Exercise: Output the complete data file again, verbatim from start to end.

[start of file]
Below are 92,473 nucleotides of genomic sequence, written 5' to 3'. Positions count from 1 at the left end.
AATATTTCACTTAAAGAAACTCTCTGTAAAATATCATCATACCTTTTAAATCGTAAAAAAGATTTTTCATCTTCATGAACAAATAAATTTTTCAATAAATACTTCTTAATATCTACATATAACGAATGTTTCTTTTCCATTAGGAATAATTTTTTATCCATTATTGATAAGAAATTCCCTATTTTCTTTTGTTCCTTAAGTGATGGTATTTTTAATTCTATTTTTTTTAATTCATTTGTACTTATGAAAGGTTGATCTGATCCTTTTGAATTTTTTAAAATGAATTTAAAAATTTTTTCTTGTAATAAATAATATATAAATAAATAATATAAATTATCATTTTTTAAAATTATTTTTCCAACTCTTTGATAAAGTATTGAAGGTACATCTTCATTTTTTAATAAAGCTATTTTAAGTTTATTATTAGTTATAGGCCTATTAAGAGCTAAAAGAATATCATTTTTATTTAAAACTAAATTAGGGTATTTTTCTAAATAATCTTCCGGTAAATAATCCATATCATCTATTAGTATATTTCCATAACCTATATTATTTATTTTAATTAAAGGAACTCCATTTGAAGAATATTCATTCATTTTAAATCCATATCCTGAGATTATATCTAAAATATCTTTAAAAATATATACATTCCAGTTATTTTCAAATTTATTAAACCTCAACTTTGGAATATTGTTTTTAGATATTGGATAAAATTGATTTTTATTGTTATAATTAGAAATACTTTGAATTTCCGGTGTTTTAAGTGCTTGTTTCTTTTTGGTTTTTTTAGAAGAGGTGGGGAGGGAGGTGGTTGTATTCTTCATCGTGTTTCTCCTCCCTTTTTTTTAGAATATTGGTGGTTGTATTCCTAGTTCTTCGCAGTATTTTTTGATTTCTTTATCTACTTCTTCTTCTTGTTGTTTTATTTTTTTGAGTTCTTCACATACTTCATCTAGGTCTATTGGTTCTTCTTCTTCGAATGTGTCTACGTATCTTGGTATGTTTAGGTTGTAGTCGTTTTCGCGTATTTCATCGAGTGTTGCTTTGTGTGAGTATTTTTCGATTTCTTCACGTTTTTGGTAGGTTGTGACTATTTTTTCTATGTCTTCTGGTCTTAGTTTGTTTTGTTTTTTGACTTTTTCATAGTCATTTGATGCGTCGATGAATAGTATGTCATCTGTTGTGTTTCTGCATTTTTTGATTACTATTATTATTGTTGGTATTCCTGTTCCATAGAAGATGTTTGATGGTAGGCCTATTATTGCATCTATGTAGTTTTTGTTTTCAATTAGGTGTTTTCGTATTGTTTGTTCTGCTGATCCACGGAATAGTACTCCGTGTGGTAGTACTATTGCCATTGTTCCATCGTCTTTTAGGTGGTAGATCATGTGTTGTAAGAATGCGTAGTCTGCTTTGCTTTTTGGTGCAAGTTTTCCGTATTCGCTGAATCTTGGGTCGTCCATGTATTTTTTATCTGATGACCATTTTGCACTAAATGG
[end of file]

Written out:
Below are 92,473 nucleotides of genomic sequence, written 5' to 3'. Positions count from 1 at the left end.
AATATTTCACTTAAAGAAACTCTCTGTAAAATATCATCATACCTTTTAAATCGTAAAAAAGATTTTTCATCTTCATGAACAAATAAATTTTTCAATAAATACTTCTTAATATCTACATATAACGAATGTTTCTTTTCCATTAGGAATAATTTTTTATCCATTATTGATAAGAAATTCCCTATTTTCTTTTGTTCCTTAAGTGATGGTATTTTTAATTCTATTTTTTTTAATTCATTTGTACTTATGAAAGGTTGATCTGATCCTTTTGAATTTTTTAAAATGAATTTAAAAATTTTTTCTTGTAATAAATAATATATAAATAAATAATATAAATTATCATTTTTTAAAATTATTTTTCCAACTCTTTGATAAAGTATTGAAGGTACATCTTCATTTTTTAATAAAGCTATTTTAAGTTTATTATTAGTTATAGGCCTATTAAGAGCTAAAAGAATATCATTTTTATTTAAAACTAAATTAGGGTATTTTTCTAAATAATCTTCCGGTAAATAATCCATATCATCTATTAGTATATTTCCATAACCTATATTATTTATTTTAATTAAAGGAACTCCATTTGAAGAATATTCATTCATTTTAAATCCATATCCTGAGATTATATCTAAAATATCTTTAAAAATATATACATTCCAGTTATTTTCAAATTTATTAAACCTCAACTTTGGAATATTGTTTTTAGATATTGGATAAAATTGATTTTTATTGTTATAATTAGAAATACTTTGAATTTCCGGTGTTTTAAGTGCTTGTTTCTTTTTGGTTTTTTTAGAAGAGGTGGGGAGGGAGGTGGTTGTATTCTTCATCGTGTTTCTCCTCCCTTTTTTTTAGAATATTGGTGGTTGTATTCCTAGTTCTTCGCAGTATTTTTTGATTTCTTTATCTACTTCTTCTTCTTGTTGTTTTATTTTTTTGAGTTCTTCACATACTTCATCTAGGTCTATTGGTTCTTCTTCTTCGAATGTGTCTACGTATCTTGGTATGTTTAGGTTGTAGTCGTTTTCGCGTATTTCATCGAGTGTTGCTTTGTGTGAGTATTTTTCGATTTCTTCACGTTTTTGGTAGGTTGTGACTATTTTTTCTATGTCTTCTGGTCTTAGTTTGTTTTGTTTTTTGACTTTTTCATAGTCATTTGATGCGTCGATGAATAGTATGTCATCTGTTGTGTTTCTGCATTTTTTGATTACTATTATTATTGTTGGTATTCCTGTTCCATAGAAGATGTTTGATGGTAGGCCTATTATTGCATCTATGTAGTTTTTGTTTTCAATTAGGTGTTTTCGTATTGTTTGTTCTGCTGATCCACGGAATAGTACTCCGTGTGGTAGTACTATTGCCATTGTTCCATCGTCTTTTAGGTGGTAGATCATGTGTTGTAAGAATGCGTAGTCTGCTTTGCTTTTTGGTGCAAGTTTTCCGTATTCGCTGAATCTTGGGTCGTCCATGTATTTTTTATCTGATGACCATTTTGCACTAAATGG